Oldham’s new mayor says he will use his own allowance as part of a fund awarding up to £500 each to ‘deserving’ residents in the borough.
Councillor Zahid Chauhan, who represents Alexandra ward, and has served on the council since 2013, has been handed the Mayoral chains of office for the coming year. He takes over from the retiring Mayor Elaine Garry, who has also now stepped down as a councillor in Failsworth West.
In a break from tradition, Coun Chauhan has opted not to raise money for mayoral charities – instead, he is launching a special fund which aims to give back directly to the people of Oldham. Through the ‘Truly Wished’ fund, which will go live in June, people across the borough will be invited to nominate someone they know, who they think deserves to have a wish granted.
Coun Chauhan said this could be as small as something as getting a bike for someone who would not otherwise be able to afford one.
Every nomination must explain why the person was nominated, what their wish would be and how it would make a difference to that person’s life.
Examples could include someone who has raised a large amount for charity, a person who is really struggling and is deserving of a long overdue pick-me-up, or someone who cares for the needs of others before their own.
All wishes up to a maximum value of £500 will be eligible for consideration, with the final decision on which ones are granted being made by the Mayoral Committee – with no involvement from the Mayor himself.
Coun Chauhan is also donating his own Mayoral allowance of £16,495 to the cause, and he told his inaugural full council meeting they already have pledges of more than £30k made to the fund.
Addressing the chamber, Coun Chauhan said: “It is one of the greatest honours of my life to become the Mayor of Oldham and act as its first citizen.
“Oldham is a town and a borough built on hard work and innovation. We are fundamentally a place that cares, a place that looks after one another, a place filled with generous and kind hearted people.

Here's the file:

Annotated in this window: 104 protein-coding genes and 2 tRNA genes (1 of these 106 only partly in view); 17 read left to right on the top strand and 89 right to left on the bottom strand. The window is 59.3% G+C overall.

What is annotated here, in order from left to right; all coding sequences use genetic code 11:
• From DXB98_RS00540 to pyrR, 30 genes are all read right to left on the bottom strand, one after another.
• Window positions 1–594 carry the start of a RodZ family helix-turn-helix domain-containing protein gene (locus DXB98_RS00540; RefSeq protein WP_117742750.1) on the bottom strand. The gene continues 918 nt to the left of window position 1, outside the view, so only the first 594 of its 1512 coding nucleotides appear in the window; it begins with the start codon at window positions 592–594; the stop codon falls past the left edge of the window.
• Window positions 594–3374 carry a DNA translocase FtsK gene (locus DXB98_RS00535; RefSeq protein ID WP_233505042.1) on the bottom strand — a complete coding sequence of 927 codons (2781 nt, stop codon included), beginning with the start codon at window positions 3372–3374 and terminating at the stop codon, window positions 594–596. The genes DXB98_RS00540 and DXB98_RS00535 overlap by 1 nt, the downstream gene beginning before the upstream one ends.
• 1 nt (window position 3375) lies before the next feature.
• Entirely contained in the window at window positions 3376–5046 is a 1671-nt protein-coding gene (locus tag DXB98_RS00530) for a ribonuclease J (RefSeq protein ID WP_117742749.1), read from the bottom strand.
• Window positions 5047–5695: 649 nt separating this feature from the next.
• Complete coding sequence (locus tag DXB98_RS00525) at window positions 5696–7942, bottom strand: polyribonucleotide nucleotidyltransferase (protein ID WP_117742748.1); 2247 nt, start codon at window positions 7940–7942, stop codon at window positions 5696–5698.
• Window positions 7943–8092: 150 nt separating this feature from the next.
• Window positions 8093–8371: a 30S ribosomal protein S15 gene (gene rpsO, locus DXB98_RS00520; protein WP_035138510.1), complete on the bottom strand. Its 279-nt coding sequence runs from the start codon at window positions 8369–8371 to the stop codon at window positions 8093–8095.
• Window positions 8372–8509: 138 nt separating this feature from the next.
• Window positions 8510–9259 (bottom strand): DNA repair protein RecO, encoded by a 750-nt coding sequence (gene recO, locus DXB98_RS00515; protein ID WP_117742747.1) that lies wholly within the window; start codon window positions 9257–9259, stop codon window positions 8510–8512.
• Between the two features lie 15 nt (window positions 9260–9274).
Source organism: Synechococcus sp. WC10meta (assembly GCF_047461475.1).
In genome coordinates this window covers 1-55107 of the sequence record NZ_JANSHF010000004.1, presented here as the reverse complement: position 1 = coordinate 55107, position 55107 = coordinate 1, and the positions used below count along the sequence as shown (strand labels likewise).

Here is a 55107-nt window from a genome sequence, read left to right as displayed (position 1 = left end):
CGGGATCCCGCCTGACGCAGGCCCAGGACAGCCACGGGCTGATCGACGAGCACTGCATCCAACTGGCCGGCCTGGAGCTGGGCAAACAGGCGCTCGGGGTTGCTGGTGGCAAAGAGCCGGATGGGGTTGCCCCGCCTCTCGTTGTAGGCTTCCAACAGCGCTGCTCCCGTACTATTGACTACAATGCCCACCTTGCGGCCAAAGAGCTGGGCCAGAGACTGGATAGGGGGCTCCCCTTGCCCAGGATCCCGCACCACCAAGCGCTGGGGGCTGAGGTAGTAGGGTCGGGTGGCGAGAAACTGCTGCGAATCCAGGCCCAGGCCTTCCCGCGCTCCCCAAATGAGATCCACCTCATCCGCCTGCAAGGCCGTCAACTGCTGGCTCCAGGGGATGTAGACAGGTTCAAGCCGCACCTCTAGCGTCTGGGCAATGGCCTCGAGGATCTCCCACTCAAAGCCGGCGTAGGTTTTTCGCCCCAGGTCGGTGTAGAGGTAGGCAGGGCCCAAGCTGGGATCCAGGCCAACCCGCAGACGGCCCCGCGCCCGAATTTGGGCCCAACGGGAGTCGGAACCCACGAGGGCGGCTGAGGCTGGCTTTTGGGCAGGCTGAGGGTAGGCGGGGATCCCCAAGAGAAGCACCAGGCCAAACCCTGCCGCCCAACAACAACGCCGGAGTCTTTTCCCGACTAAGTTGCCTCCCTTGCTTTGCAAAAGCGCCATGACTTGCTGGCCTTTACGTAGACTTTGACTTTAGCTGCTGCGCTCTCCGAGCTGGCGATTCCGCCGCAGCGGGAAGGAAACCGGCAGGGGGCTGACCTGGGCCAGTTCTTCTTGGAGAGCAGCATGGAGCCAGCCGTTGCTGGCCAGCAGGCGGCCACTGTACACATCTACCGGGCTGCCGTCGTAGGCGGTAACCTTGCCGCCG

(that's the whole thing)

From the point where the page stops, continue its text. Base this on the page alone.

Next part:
“As I start my Mayoral year, I want to acknowledge that there is significant work to do. There are significant challenges that need addressing in Oldham.
“The last few years have been difficult in Oldham. My Mayoral year will fundamentally be about bringing people together across communities, across neighbourhoods and individual towns.
“I’m starting my Mayoral year by celebrating and giving voices to wonderful, diverse and creative people from Oldham. If you’re serving humanity – I want to know about you, I want to celebrate you.”
The time at the start of the meeting, which was previously used for prayer, will be used to ‘showcase’ the words and experiences of local people, he added.
“I hope this will not only shine a light on the gifts of our wonderful communities, but also focus us as public servants on the people we serve and their needs,” Coun Chauhan said.
Originally from Mirpur in Pakistan alongside his wife, Afsheen, the two both made their home in the borough after he completed his medical studies.
As well as being a member of Oldham council, Coun Chauhan also practices as a local GP and was officially recognised for his charitable work in supporting people who are homeless by Her Majesty Queen Elizabeth II in 2019 when he was awarded the Order of the British Empire Medal.
Two years later, he ran the world’s first Covid vaccination clinic for those dealing with homelessness, an approach which led to the prioritisation of people homeless across the UK and internationally.
Nominating Coun Chauhan as Mayor, returning council leader Arooj Shah said he was the ‘epitome of a dedicated public servant’.
“I can seriously think of no better person to take on the Mayoral role for this borough than Zahid,” she added. “Someone who has spent his life improving this town and the lives of the people who live here.
“Someone who can be relied upon to be a voice for those who are unable to speak up for themselves.”
The nomination was seconded by Conservative group leader Graham Sheldon, who said he had been a ‘well respected member of this council for ten years’. “His genuine care for residents and vulnerable people in the borough is plainly visible,” he told the meeting.
Liberal Democrat group leader Howard Sykes added they also offered their support for his nomination.